According to co-author Sean Silcoff, it took dozens of hours of personal interviews with Balsillie and Lazaridis at their homes to get them to “open up”; on one particular day, he followed a six-hour session with Balsillie by another five with Lazaridis. Their efforts paid off; Losing the Signal is a fascinating book that’s hard to put down; I’ve been getting my readings in during lunch, at the gym, and any time I can sneak in during the day. If you’re looking for a summer read that’s both substantive and fascinating, I highly recommend picking up Losing the Signal.
For more on Losing the Signal, see:
- Amazon.com: Losing the Signal: The Untold Story Behind the Extraordinary Rise and Spectacular Fall of BlackBerry
- The Globe and Mail: Losing the Signal: How BlackBerry’s bid to one-up the iPhone failed
- New York Times’ Bits: Behind the Downfall at BlackBerry
Coming soon: the next versions of Android and iOS
Summer is coming, and along with the warm weather and sunshine (well, we’re hoping they’re coming) are previews of the upcoming versions of Apple’s and Google’s mobile operating systems. Both OS vendors hold conferences for software developers around the beginning of summer; Google recently concluded their Google I/O conference, and Apple’s WWDC (Worldwide Developer Conference) will start on June 8th. These conferences are where both companies show sneak previews of their upcoming mobile OSs.
Android M made its first public appearance at Google I/O. According to Sundar Pincai, Google’s senior VP of products, this upcoming version of Android features a “back to basics” approach. While continuing with the visual aesthetic that premiered with Android L (better known as “Lollipop”), this upcoming version’s focus is more on usability and stability rather than flashy new features. Among the additions that you’ll find in Android M when it comes out (presumably later this year) are:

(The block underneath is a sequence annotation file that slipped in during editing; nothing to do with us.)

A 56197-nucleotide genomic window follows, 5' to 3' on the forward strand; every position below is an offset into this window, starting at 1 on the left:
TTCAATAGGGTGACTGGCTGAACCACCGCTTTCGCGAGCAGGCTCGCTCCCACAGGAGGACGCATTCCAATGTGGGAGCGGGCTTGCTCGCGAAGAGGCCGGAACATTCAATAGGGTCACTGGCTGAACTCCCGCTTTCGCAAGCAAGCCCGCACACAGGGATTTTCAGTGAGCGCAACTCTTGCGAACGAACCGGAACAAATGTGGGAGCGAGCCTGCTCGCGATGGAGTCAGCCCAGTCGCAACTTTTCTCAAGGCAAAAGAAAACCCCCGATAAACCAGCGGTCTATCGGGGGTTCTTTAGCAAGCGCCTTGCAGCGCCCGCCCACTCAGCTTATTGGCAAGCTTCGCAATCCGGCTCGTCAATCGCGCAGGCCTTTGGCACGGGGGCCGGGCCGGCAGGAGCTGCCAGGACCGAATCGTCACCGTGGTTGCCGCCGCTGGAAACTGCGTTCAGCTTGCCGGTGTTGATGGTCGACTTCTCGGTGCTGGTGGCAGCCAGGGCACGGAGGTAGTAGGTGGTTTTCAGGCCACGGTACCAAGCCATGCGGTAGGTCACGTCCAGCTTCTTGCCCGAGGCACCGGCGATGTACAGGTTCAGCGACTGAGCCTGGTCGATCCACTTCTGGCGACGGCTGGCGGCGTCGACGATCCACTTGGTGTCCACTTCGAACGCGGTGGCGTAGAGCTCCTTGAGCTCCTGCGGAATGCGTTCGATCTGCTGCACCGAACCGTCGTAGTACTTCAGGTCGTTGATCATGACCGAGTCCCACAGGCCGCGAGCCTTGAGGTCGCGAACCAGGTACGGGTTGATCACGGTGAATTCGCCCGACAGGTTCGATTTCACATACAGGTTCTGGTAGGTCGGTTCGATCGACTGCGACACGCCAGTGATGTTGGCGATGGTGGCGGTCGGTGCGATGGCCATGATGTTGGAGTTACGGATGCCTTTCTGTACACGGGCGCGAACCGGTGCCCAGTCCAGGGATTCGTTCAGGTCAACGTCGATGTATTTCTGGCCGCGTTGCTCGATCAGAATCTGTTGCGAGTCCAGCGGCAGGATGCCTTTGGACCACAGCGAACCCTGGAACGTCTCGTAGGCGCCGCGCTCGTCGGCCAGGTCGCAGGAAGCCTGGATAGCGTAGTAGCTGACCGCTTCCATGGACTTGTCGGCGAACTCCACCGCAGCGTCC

- An easier and better way for you to grant permissions to apps to access certain sensitive phone features such as your Contacts list, camera, microphone, and current location,
- an improved web experience with support for automatic sign-in, saved passwords, autofill, and other things we’ve grown accustomed to with our desktop browsers,
- support for fingerprint scanners, not just to unlock your phone, but also to make in-person and online purchases,
- mobile payments through Android Pay, Google’s answer to Apple Pay,
- better power management for improved battery life, and
- automatic backup of data for apps whose supporting data is 25 megabytes (that’s some pictures, but a lot of text) or smaller
We expect that iOS 9 will be announced at WWDC, as is their habit. Those of you who’ve been less than pleased with the problems that came with the upgrade from iOS 7 to iOS 8 will be happy to hear that a large part of the iOS 9 development effort is supposed to be about making the operating system more stable, optimized and reliable. As with Android, the upcoming version of iOS is less about adding flashy new features to draw in new customers and more about making the existing ones better in order to make their current user base happy. As with Android M, we expect that iOS 9 will see general release later this year.
For more on the upcoming versions of Android and iOS, see:
- Android Pit: Android M has arrived: here’s what you need to know
- MacWorld: Podcast: Unpacking Google I/O and making WWDC predictions and How to watch WWDC 2015 keynote livestream, and the Apple announcements to expect: Apple TV, Macs, Beats Music, iOS 9, OS X 10.11
- Ars Technica: iOS, OS X, music, Swift, and more: What you should know before WWDC next week